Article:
A few days ago, I came across this article that shockingly (for me, anyway) told the story of a young Norwegian woman who tracks Instagram’s dark web for anyone at risk of attempting suicide. This young watcher (she is only twenty-two) scrolls through her Instagram feed looking for signs of imminent suicide attempts on the more than 450 accounts she’s been given permission to follow. She intervenes when she believes it necessary to do so based on the type of content posted. Despite not being formally trained in mental healthcare, she alerts the police and ambulance services requesting them (sometimes pleading with them) to further investigate those individuals she identifies as critically at risk of suicide. Some of these professionals don’t always take her claims seriously. Sometimes lives are lost.

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Recognizing PTSD – Could Power Pave the Way?

Here’s an interesting news story. After “mysteriously vanishing from the spotlight” two years ago, RCMP Staff Sgt. Jennifer Pound, a twenty-two-year veteran of the RCMP and for six years, the “public face” of the integrated homicide investigation team (IHIT) in Metro Vancouver, is emerging as the RCMP’s new face of post-traumatic stress disorder (PTSD). Here’s my take on the story. Is she really? Or, is Pound the chosen one to finally get the media’s attention (and stay there) to highlight just how broken the system is when it comes to the RCMP providing support and resources to its mentally injured members? Here’s part of her story.

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Surviving Suicide – Finding Life Again

I’ve just returned from a month-long mini round-the-world trip that took me and my husband to Asia, Indonesia and Europe. Now, while most people who love to travel would probably have been excited planning, counting down the days to departure and actually travelling, I found myself, as always, in a state of neutrality more than I did excitement. More than neutrality, it is the state that anyone who lives with PTSD struggles with, not having the ability to feel excited about much of anything (which as an aside, is different from being able to feel gratitude). As such, I honestly could not rouse myself to feel anything more than hopeful that all would go well on each leg of the trip (which it did) and as much excitement as I could feel reuniting with our son in various locations for some quality time together. If anyone can drum up excitement in me, it’s my son!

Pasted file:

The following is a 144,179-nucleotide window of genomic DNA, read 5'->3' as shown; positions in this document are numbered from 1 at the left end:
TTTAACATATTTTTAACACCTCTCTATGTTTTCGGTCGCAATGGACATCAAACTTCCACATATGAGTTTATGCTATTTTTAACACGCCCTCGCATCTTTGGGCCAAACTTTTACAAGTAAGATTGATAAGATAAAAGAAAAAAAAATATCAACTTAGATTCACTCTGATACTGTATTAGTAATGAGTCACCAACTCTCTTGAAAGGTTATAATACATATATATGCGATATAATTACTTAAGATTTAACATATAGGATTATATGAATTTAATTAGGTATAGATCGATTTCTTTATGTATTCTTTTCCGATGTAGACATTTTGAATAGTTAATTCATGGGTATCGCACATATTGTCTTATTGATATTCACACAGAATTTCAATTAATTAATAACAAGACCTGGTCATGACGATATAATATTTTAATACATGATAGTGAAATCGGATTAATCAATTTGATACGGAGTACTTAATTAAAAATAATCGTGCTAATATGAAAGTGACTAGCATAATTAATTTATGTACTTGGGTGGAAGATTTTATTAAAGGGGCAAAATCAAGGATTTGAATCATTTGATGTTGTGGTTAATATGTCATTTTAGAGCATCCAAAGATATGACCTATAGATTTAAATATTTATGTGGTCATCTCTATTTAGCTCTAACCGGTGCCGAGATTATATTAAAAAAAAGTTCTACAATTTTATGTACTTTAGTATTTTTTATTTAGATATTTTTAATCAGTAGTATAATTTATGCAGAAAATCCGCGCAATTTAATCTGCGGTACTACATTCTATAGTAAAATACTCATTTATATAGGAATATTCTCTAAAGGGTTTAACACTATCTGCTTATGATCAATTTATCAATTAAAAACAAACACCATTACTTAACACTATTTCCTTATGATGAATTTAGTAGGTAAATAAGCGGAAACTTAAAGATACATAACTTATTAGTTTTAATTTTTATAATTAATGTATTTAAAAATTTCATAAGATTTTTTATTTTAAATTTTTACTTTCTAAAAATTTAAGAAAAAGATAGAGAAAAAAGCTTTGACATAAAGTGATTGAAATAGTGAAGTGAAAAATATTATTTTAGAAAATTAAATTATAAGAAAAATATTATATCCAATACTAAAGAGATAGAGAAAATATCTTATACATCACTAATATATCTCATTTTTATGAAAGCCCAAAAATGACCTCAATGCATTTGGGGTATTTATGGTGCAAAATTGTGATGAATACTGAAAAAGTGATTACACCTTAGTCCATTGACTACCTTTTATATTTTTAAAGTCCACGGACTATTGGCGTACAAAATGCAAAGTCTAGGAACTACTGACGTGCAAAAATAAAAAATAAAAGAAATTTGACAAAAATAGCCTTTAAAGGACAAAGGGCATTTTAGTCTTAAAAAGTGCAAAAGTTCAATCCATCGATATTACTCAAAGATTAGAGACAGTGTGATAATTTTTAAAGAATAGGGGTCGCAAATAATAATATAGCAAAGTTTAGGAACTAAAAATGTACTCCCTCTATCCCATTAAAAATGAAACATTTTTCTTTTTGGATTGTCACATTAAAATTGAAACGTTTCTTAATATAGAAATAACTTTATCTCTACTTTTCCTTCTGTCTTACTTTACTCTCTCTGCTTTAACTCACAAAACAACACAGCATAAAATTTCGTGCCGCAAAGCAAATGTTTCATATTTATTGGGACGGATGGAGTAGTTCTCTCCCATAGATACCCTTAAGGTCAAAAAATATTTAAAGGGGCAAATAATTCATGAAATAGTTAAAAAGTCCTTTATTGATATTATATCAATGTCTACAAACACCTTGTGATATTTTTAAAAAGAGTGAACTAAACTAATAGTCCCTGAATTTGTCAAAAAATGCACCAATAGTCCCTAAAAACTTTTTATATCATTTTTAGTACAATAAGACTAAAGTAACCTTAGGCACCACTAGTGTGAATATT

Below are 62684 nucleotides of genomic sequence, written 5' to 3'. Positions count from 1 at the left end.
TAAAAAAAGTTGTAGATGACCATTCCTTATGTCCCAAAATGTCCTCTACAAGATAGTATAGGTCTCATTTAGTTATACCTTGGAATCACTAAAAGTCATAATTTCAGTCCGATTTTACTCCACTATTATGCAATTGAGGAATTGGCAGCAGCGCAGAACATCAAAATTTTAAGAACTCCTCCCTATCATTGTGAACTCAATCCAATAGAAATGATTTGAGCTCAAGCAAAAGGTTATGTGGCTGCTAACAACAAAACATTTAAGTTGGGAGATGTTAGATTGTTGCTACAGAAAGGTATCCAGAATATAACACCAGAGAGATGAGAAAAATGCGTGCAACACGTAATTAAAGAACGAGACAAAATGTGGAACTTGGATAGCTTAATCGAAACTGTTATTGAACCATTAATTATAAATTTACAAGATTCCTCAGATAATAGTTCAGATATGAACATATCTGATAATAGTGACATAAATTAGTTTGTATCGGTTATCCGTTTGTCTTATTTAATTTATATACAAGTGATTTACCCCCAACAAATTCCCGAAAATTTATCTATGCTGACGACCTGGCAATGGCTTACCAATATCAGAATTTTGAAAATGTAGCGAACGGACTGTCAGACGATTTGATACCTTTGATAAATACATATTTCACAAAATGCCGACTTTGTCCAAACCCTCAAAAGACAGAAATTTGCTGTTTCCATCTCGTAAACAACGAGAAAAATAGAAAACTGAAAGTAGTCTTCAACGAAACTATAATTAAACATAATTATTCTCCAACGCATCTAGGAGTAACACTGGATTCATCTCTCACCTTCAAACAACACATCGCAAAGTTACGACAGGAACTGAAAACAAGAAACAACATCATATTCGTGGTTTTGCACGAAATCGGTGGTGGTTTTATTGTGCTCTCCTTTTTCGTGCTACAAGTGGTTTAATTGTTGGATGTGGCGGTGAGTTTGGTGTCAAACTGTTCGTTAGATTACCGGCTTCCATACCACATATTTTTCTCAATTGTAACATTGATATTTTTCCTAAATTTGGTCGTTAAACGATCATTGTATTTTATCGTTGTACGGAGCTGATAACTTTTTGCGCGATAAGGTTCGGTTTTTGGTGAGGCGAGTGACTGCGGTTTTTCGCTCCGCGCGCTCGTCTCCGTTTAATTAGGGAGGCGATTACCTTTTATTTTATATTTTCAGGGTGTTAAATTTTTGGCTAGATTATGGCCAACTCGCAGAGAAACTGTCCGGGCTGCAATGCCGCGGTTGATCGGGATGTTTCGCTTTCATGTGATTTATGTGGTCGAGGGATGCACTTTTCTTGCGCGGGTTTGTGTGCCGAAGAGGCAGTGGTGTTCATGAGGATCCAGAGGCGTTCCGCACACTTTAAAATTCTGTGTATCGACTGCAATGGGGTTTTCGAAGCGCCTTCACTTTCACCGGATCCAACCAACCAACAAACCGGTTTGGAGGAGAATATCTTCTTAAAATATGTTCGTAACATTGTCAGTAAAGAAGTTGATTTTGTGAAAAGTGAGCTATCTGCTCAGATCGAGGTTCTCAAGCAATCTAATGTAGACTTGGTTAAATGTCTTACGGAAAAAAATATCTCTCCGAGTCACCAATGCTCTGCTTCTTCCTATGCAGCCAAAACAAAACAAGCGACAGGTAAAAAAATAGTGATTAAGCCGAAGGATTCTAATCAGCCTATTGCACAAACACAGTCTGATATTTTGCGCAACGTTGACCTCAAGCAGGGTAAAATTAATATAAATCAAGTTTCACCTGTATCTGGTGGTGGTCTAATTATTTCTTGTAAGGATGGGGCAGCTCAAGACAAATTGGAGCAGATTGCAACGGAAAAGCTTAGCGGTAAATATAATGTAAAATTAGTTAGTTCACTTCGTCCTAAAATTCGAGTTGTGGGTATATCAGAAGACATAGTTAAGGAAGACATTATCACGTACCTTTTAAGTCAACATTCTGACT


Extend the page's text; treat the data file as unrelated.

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Surviving versus Living – What’s the difference?

It is interesting that we are commonly known to survive loss. We are thought of in our grief as surviving loved ones. We are called suicide survivors after losing a loved one to suicide. But what it means to truly survive loss is not well understood or even talked about at all. It’s just a word that’s been assigned to the bereaved.

The literal meaning of the word “survive” is to remain alive after the death of someone or the cessation of something under adverse or unusual circumstances. And remaining alive versus living are two very different things. I’m sure everyone would agree that losing a child is the least favourable circumstance to be in and is unusual and adverse in every way imaginable. For most if not all bereaved parents, surviving their child’s death is about the only thing they can do. But it’s also true that many grievers in general simply remain alive without much or any feeling at all after losing a love of their life. Without hope and loss of direction, some people may never feel anything again.

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PTSD: How it Impacts Relationships and What You Need to Manage Them

As a bereaved mom of a daughter who died by suicide in 2005, I have long been a proponent of change in how we view difficult loss and grief in our culture and the importance of understanding trauma and PTSD associated with certain types of loss. Not only for grievers, but everybody supporting them through their grief process.

It’s not only child loss that can traumatize people, but keeping it to bereaved parents for a moment, I am certain there isn’t one mom or dad out there who hasn’t been traumatized by the loss of their child, no matter the cause of death. They may even have PTSD and not know it. Little to no information is available on the topic. Despite the lack of information on the risk of PTSD for bereaved parents, it is encouraging to see that a quick internet search pops up a number of articles and studies done on PTSD in parents coping with a critically ill child, which is progress. (As an aside, there is even research for traffic accident victims who have PTSD). I remain astounded at the apparent lack of information and interest to take up this cause for the grieving.